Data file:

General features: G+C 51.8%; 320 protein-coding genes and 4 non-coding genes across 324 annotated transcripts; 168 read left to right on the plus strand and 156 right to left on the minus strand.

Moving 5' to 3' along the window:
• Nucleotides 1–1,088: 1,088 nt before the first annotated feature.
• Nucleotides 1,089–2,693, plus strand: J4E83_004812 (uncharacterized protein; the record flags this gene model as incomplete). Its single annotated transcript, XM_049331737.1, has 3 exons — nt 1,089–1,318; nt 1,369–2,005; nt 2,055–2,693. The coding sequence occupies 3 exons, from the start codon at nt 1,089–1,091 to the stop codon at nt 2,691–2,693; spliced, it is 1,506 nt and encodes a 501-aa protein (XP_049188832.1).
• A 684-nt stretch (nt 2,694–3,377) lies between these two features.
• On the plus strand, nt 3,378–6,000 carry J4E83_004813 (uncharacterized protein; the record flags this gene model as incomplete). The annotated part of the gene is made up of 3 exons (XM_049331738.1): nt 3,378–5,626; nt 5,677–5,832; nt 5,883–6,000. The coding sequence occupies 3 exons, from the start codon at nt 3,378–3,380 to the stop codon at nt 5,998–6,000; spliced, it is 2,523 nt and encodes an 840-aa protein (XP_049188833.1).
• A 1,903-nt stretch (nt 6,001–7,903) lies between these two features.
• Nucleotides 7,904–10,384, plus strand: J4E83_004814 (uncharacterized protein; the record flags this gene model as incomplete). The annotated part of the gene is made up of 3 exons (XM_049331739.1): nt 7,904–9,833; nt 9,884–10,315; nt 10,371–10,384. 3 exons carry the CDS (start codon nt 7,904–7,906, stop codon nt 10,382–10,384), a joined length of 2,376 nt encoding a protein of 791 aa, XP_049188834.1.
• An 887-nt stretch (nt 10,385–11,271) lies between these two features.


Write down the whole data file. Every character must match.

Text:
General features: G+C 51.8%; 320 protein-coding genes and 4 non-coding genes across 324 annotated transcripts; 168 read left to right on the plus strand and 156 right to left on the minus strand.

Moving 5' to 3' along the window:
• Nucleotides 1–1,088: 1,088 nt before the first annotated feature.
• Nucleotides 1,089–2,693, plus strand: J4E83_004812 (uncharacterized protein; the record flags this gene model as incomplete). Its single annotated transcript, XM_049331737.1, has 3 exons — nt 1,089–1,318; nt 1,369–2,005; nt 2,055–2,693. The coding sequence occupies 3 exons, from the start codon at nt 1,089–1,091 to the stop codon at nt 2,691–2,693; spliced, it is 1,506 nt and encodes a 501-aa protein (XP_049188832.1).
• A 684-nt stretch (nt 2,694–3,377) lies between these two features.
• On the plus strand, nt 3,378–6,000 carry J4E83_004813 (uncharacterized protein; the record flags this gene model as incomplete). The annotated part of the gene is made up of 3 exons (XM_049331738.1): nt 3,378–5,626; nt 5,677–5,832; nt 5,883–6,000. The coding sequence occupies 3 exons, from the start codon at nt 3,378–3,380 to the stop codon at nt 5,998–6,000; spliced, it is 2,523 nt and encodes an 840-aa protein (XP_049188833.1).
• A 1,903-nt stretch (nt 6,001–7,903) lies between these two features.
• Nucleotides 7,904–10,384, plus strand: J4E83_004814 (uncharacterized protein; the record flags this gene model as incomplete). The annotated part of the gene is made up of 3 exons (XM_049331739.1): nt 7,904–9,833; nt 9,884–10,315; nt 10,371–10,384. 3 exons carry the CDS (start codon nt 7,904–7,906, stop codon nt 10,382–10,384), a joined length of 2,376 nt encoding a protein of 791 aa, XP_049188834.1.
• An 887-nt stretch (nt 10,385–11,271) lies between these two features.